I doubt she has an infection, after only loosing a shoe twice. It's more likely there just wasn't a good place to put the nails and combined with thin walls, it just popped off.
If you want to go barefoot, talk to your farrier about it, look around for a barefoot trimmer as well and get them to look at your mare. It's not that I don't think she can't go barefoot,just that you want to have someone that knows how to trim it right or it will be all for naught. Also, a barefoot trimmer can tell you how quickly they think she can go comfortable and help you get some boots for the ineterim. The boots will cost about $120-$145 for a pair, but they will last a looooong time, and pay for themselves in saved shoeing bills. But I digress...
Going barefoot-when her shoe comes off, does she show ANY tenderness at all? If she can toss a shoe and a good piece of hoof with it and not miss a beat, that's a GREAT sign that going barefoot would take minimum adjusting for her. Thin walled horses just tend to need more frequent trims (4-6 weeks rather than 6-8) depending on the footing, amount of riding, etc as they will be the first to chip at the first sign of overgrowth. In a way, it's a blessing for them because they tend to break off in such a way to that is only cosmetically ugly, while tougher walled horses tend to get angles all off and then REALLY break off in dramatic ways if you let them go too long.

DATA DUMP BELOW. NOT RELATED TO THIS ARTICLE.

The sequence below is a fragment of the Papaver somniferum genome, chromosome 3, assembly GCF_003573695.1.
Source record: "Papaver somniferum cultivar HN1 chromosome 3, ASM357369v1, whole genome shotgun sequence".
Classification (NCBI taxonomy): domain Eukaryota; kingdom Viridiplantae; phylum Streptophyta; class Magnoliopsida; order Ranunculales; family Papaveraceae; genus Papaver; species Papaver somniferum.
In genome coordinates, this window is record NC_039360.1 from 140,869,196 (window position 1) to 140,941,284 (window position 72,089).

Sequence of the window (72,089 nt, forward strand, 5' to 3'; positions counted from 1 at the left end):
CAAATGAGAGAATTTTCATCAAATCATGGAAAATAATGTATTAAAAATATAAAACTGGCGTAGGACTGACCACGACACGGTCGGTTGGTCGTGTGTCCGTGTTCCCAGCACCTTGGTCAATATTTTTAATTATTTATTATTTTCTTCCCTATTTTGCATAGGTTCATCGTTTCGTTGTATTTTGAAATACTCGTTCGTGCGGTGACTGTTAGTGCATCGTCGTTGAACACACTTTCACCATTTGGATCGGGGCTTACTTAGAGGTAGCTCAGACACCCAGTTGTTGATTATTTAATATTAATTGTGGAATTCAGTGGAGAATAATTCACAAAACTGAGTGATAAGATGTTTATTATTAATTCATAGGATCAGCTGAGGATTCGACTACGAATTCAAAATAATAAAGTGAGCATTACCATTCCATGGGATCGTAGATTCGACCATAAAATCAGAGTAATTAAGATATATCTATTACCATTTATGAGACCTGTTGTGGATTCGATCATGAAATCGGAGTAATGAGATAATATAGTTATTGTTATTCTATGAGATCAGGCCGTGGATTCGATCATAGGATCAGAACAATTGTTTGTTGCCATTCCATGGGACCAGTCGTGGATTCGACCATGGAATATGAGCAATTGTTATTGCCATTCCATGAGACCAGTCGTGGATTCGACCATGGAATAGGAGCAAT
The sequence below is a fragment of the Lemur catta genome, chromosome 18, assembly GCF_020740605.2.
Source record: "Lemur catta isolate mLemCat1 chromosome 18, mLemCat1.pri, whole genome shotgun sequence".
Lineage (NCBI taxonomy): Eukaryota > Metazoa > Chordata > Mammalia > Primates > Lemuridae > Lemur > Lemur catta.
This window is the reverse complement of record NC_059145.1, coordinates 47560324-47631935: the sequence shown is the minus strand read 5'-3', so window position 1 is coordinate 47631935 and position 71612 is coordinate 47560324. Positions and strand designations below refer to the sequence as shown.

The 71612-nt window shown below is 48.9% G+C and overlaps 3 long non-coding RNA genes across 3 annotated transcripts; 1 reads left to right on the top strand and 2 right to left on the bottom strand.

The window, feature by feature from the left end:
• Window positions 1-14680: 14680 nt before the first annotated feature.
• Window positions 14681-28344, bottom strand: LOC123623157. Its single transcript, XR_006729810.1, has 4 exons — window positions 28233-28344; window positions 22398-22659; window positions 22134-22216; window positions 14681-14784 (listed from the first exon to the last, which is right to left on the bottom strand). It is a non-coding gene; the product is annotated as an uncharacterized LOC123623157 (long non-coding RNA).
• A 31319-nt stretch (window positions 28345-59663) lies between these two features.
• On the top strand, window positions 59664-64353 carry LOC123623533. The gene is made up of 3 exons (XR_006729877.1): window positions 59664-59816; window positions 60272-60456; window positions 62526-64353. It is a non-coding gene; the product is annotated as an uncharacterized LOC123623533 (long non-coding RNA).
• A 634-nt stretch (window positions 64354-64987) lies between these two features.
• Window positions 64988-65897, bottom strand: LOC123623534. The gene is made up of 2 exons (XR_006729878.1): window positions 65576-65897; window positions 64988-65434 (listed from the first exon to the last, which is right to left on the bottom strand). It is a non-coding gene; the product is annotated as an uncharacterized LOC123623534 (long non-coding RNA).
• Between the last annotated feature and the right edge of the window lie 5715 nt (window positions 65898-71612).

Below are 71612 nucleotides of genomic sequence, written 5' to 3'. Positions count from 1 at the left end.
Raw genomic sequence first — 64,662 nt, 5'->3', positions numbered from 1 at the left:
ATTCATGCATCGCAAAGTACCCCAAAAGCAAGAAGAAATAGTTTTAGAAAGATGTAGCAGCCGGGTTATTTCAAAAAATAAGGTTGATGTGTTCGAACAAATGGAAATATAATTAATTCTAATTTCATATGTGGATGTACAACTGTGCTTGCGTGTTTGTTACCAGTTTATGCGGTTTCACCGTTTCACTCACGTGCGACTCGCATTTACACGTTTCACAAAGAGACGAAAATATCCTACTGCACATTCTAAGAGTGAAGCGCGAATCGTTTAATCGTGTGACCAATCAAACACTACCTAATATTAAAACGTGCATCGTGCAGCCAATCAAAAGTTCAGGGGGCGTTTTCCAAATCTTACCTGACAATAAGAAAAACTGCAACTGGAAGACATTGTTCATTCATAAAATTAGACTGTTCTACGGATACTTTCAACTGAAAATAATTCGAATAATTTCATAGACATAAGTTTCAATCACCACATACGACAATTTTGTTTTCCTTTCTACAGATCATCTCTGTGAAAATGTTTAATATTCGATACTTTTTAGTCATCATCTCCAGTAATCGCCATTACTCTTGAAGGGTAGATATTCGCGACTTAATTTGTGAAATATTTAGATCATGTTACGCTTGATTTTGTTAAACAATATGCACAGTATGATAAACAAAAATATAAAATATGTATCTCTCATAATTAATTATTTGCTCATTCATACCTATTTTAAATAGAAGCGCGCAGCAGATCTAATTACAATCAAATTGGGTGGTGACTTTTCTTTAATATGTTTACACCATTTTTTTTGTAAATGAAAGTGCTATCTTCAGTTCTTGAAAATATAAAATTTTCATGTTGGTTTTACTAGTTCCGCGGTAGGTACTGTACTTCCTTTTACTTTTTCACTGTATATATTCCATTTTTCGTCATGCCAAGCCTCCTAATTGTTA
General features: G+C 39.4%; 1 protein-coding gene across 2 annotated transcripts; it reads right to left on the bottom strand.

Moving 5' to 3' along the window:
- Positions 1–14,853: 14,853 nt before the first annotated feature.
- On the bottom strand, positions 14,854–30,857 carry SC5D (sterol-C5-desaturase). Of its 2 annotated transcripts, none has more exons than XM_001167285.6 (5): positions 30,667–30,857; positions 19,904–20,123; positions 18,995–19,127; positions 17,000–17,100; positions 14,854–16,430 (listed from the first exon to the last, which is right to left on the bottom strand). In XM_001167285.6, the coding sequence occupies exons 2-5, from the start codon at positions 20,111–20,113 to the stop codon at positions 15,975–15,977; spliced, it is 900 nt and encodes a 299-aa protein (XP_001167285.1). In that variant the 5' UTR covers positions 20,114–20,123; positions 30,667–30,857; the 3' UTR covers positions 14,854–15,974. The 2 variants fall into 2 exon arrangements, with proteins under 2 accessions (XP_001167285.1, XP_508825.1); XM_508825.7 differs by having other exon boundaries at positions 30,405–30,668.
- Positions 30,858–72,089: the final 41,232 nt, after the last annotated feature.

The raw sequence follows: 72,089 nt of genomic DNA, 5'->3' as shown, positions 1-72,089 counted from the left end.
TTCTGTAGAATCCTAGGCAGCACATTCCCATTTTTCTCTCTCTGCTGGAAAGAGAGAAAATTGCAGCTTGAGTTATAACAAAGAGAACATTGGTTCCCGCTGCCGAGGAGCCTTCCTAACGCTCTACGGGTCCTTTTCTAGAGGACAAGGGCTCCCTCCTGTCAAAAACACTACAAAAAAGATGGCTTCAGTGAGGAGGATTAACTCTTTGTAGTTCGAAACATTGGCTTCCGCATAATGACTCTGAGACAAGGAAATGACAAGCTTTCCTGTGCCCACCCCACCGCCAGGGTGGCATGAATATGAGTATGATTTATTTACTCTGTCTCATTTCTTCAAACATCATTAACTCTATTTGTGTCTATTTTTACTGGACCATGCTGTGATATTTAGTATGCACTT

A supplement may/may not help. If it's because she's getting a poor diet, then yes, it probably will. Most of the time, though, the supps. Don't really help. Ultimately genetics determine the thickness of the hoof wall, just as people have diff. Fingernails (if I were a horse, I'd be a TB, cause my nails are thin and breakable, but my hubby would be a mustang-I swear he needs my nippers to cut his. LOL and I take vitamins, he doesn't). Also, once shoes come off, some horses will actually grow better hoof quality just from the improved circulation, but without added supplements.
However, if you want to try one, a hoof supplement won't hurt anything but your pocketbook .
I bet your mare could do fine barefoot and if nothing else, get some boots for back up in case you want to go down some rougher terrain. The hooves get conditioned to what they work on most, so if you always work on grass/dirt, that's about how tough her feet will be. But if you work her on rocks frequently, her feet many never need boots.